Ferrari has returned with yet another PHEV, the 2022 GTB 296, for all those of you who reside within the venn diagram of supercar lovers and electric drive enthusiasts. This time, though, it’s showing off the first production car to come from Maranello with a turbocharged V6 hybrid drivetrain, which has been standard on its Formula 1 cars for years now.
Ferrari is taking a pretty neat approach with the drivetrain for its new PHEV. The power will be split between the electric motor and the V6, with the electric motor making 165 horsepower and the combustion engine making 654 HP, for a total of 819 HP.
It’s worth noting that the fully-electric range of this Ferrari plug-in hybrid likely won’t be much better than the carmaker’s previous hybrid, the SF90 Stradale. Ferrari specifies that the SF90 guarantees an all-electric range of 25 kilometers, or nearly 16 miles. The EPA EV range for its all-electric operation was only eight miles.
Ferrari says that this new 296 GTB will also have an all-electric range of 25 kilometers, and I’m a bit suspicious. Sure, Ferrari’s two PHEVs are very different where power is concerned — the SF90 has a twin-turbo V8 — so it’s possible that the new hybrid will have better range, but we’ll have to wait and see. I’m not very optimistic, though, and I think that the company won’t make any significant advances to the range of its electric drivetrains until it finally debuts its BEV (hopefully) in 2025.
The other noteworthy thing about this PHEV, of course, is its drivetrain layout. This nearly-flat engine is a 120-degree V6, and it’s turbocharged, with both turbos sitting in that very wide valley between the cylinder heads. The hot-vee format is one way to get better throttle response out of those twin turbos, and its layout leaves a lot of room for them, cradled over the cylinder banks.
Together with the electric motor, this hot-vee engine makes a total of 819 HP. That’s a lot less than the 986 horses of the SF90, but, again, that was a V8. It’s really not that bad, though, as the 0-60MPH time for the 296 GTB is an impressive 2.9 seconds, versus the 2.5 seconds of the more powerful SF90.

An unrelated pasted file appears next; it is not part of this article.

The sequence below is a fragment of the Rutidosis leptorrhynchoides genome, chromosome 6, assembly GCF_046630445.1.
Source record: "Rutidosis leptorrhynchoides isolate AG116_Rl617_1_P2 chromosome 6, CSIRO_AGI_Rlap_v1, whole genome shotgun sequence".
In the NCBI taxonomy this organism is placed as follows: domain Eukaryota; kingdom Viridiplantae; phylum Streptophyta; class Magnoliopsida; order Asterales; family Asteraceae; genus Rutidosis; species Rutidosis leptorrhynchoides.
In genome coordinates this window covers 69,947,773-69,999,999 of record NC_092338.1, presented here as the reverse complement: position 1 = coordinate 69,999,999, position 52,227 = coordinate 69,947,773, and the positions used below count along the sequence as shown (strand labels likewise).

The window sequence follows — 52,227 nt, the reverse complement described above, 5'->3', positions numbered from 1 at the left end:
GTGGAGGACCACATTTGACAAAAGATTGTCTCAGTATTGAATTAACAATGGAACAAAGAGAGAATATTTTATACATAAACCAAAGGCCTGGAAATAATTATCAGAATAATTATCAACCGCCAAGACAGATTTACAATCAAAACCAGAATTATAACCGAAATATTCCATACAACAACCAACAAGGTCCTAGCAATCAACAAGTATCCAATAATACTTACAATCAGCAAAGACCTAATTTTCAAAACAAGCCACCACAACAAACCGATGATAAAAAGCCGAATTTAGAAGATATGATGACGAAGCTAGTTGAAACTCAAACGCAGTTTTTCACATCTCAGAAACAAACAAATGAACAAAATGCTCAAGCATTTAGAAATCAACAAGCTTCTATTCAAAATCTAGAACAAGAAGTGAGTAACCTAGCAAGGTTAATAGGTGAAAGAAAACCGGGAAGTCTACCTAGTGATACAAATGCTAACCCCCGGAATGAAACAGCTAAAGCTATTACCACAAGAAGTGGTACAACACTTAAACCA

Ferrari is also making big claims about the 296 GTB’s handling improvements, mostly because the wheelbase is almost two inches shorter than that of its other “mid-rear-engined berlinettas.”
This improves the car’s handling so much that Ferrari finally gave in to the old cliché about go-kart handling. That’s an over-used way of bragging about handling, but I just love that the Italian carmaker is comparing its expensive car to something like the lowly (but beloved) go-kart.
Also, that shorter wheelbase doesn’t just make for a more agile supercar, but for a prettier one, too. Ferraris are icons in the world of motorsport but their styling had gotten a bit out of hand lately.
The 296 GTB dials back the styling and winds up being the most beautiful Ferrari in a long time. The 296 has smoother lines and a simpler profile than other recent supercars, and makes the name (a throwback to V6-powered Dino race cars from around 1960) work. The roofline traces a near-perfect slope from the front three-quarter view, leading to the wide rear fender and that gaping vent. I would make fun of the jarring effect, but I can’t because the 296 is gorgeous.
In the classic red finish, anyway. There will be another finish available with the Assetto Fiorano package featuring yellow and gray, and, uh, it’s not my favorite.
It makes the simple wedge design of the 296 go from uncomplicated to cartoonish, very fast. I’m getting strong Howard the Duck vibes from that paint finish. If you’re one of the lucky drivers that goes out and buys one of these, stick with the red.